The turn of the new year saw another domain loss for those who cherish the idea of Finland as a bilingual country, when news service FNB Finska notisbyrån, the Swedish language department of STT News Agency, closed for good.
For 130 years FNB had been serving the Swedish language news media in Finland – as well as the Nordic countries – with the bulk of domestic and local daily news, but could no longer keep up with the times.
The true reasons for its demise in the context of economic and social history are yet to be properly analysed and understood, but it’s clear that FNB’s own customers – and owners –the Swedish-language newspapers had lost faith in the organisation’s capability to deliver.
For years already there had been gross dissatisfaction with FNB’s products and services. In September last year, the Swedish-language newspapers jointly announced their withdrawal from cooperation with FNB, effectively signing its death sentence and putting another ten Finnish journalists out of a job.
Failure To Modernise
It would be foolish to apportion blame without deep insider knowledge of the deterioration process – FNB was a victim of several pressuring conditions. The marginalisation of the Swedish language in Finland and the inevitably following loss of interest in Swedish media at large, is perhaps the primary mega-trend at work here, but it seems to me from my own experience with the firm, there was also an inability to adjust to modern communication and moulding the content in a more contemporary way.
Where were the handy info videos and other social media-friendly formats? What was the edge setting FNB’s content apart from, and ahead of, the field? FNB went to its grave with poorly written, style-blind, lazy translations and cautiously-narrated 20th century news briefs, so dry ayou’d often fall asleep mid-sentence in the headlines.
The story of FNB’s downfall is the story awaiting any enterprise stuck in its rut, lost in an age-old image of itself and blind to the evolving needs of their customers.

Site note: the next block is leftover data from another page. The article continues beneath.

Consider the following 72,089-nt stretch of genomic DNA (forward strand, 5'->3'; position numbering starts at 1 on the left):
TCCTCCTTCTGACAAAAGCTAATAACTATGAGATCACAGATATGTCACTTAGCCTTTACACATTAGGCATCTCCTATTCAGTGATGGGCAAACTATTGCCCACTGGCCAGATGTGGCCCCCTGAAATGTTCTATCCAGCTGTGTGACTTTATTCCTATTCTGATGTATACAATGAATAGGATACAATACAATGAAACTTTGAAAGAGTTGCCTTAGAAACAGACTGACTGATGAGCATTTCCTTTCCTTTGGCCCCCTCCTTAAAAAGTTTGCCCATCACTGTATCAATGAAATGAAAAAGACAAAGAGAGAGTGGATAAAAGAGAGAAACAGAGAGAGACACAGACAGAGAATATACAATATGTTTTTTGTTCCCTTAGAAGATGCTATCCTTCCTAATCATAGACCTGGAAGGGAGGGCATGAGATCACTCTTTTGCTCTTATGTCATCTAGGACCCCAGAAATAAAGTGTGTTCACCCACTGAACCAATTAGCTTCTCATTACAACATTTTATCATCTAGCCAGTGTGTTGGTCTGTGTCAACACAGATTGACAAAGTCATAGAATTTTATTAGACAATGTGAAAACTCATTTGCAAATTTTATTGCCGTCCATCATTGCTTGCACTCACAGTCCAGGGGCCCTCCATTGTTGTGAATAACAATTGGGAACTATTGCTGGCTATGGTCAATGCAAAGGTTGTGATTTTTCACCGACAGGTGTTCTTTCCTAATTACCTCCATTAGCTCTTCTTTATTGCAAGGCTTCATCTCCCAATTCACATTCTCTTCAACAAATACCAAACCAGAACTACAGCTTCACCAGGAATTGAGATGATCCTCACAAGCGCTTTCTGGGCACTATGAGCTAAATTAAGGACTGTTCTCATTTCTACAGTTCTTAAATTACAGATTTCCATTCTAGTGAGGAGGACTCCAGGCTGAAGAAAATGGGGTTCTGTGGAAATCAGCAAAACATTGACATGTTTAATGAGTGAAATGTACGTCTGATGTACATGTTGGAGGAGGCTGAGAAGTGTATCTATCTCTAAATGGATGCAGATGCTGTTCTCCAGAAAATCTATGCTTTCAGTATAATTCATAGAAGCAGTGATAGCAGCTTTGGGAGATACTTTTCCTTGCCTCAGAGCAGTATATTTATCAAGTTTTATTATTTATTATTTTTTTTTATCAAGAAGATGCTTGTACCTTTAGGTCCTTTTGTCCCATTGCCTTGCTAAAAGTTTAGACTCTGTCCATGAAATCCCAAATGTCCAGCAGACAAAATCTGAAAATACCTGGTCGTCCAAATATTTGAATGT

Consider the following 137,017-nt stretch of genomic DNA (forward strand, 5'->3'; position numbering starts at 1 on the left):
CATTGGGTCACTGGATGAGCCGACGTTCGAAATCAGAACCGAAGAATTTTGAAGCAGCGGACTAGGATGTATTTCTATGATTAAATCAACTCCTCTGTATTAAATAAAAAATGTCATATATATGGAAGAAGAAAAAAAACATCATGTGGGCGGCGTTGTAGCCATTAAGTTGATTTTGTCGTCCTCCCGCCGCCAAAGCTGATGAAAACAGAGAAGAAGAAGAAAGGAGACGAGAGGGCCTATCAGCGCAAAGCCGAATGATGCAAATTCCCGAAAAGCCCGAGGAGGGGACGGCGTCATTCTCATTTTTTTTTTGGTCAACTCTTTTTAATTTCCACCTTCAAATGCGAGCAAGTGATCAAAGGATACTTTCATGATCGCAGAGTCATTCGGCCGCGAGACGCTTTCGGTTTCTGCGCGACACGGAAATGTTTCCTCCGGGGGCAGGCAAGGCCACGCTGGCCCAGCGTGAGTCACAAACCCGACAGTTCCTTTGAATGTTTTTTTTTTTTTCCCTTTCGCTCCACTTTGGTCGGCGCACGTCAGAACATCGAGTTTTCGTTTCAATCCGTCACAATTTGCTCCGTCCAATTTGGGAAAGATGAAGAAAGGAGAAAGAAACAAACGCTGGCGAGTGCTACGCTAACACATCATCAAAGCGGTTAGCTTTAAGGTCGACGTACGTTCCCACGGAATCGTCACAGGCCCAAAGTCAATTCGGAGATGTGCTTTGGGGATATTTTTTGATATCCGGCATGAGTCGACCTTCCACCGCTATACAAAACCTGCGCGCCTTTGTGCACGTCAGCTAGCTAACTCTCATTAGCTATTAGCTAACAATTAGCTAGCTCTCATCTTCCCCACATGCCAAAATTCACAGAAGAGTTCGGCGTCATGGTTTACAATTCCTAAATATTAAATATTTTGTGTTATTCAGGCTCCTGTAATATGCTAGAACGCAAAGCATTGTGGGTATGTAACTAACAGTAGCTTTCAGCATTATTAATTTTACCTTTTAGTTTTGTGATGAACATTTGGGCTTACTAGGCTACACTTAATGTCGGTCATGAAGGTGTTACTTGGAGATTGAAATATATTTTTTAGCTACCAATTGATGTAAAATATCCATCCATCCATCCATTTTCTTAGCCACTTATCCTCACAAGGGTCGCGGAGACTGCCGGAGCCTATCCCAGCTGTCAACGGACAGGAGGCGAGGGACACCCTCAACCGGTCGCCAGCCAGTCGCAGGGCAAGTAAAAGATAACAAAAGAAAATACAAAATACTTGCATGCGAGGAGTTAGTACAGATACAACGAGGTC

Again, without proper insight into the politics within STT/FNB and its relationship on executive level with the papers, it’s hard to pinpoint the culprits, but the fact that nothing radical was seemingly done in spite of years of mistrust and dissatisfaction, begs the question how well the leaders of media organisations actually perform within their core competence of communication.
Whenever something Swedish is cut down or disappears from Finnish public life, there are cries of outrage and demands of compensation. It’s a gruesome fact, though, that hardly any Swedish enterprise is economically viable. The privately owned, well-off Fenno-Swedish culture funds are carrying an awful lot of the Swedish language public service and cultural life on their broad shoulders.
Every mainstream Swedish newspaper in Finland is owned by one of the funds, who also support the arts and artists, publishing houses, theatres, kindergartens, event organisers, education providers, think tanks, lobbyists and a vast range of projects all through the Southern and Western coastline. Without them, the Swedish language in Finland, now spoken natively by barely 5% of the population, would soon retreat into the private realm.
It is more than cruel irony that, simultaneously, the Finnish Minister of Culture Sampo Terho (Blue) lists the eradication of the Swedish language from Finland as one of his main political goals and favourite pastimes. Still, this arguably pathetic resentment against Fenno-Swedish culture is but one line in his party’s greater ambition to impede the evolution of the multicultural society.
New Media Model
But as the FNB old dog was taken behind the barn for a ride to a farm upstate, a puppy was delivered in the form of SPT, Svensk presstjänst – a new Swedish language news agency serving the main papers in Uusimaa and Ostrobothnia.
Ten agile journos carrying their laptops in backpacks and working from home or from coffee shops, went into action in November and have been steadily providing HBL, Vasabladet and their smaller affiliate papers with inter-regional news bits and reportage.
SPT does not aim to fill the void left by FNB regarding bulk news from Finland for export and domestic consumption. Their greater role, if one on the cusp of a new year is allowed to predict the future, is to spearhead the inevitable merger of all mainstream Finnish newspapers into one.
This homogenization has been the dominant trend in the field during the last ten plus years, and just because the quality has gotten worse, budget losses grown bigger, staff reductions frequent and reader satisfaction has plummeted, it is no reason not soldier on toward the bottom. For as one of the many CEO’s who’ve come and gone during these tumultuous times so fittingly put it, describing both the state of Fenno-Swedes and their media, as well as the bleak, visionless incompetence at its helm: “We’ll just have to believe it will work”.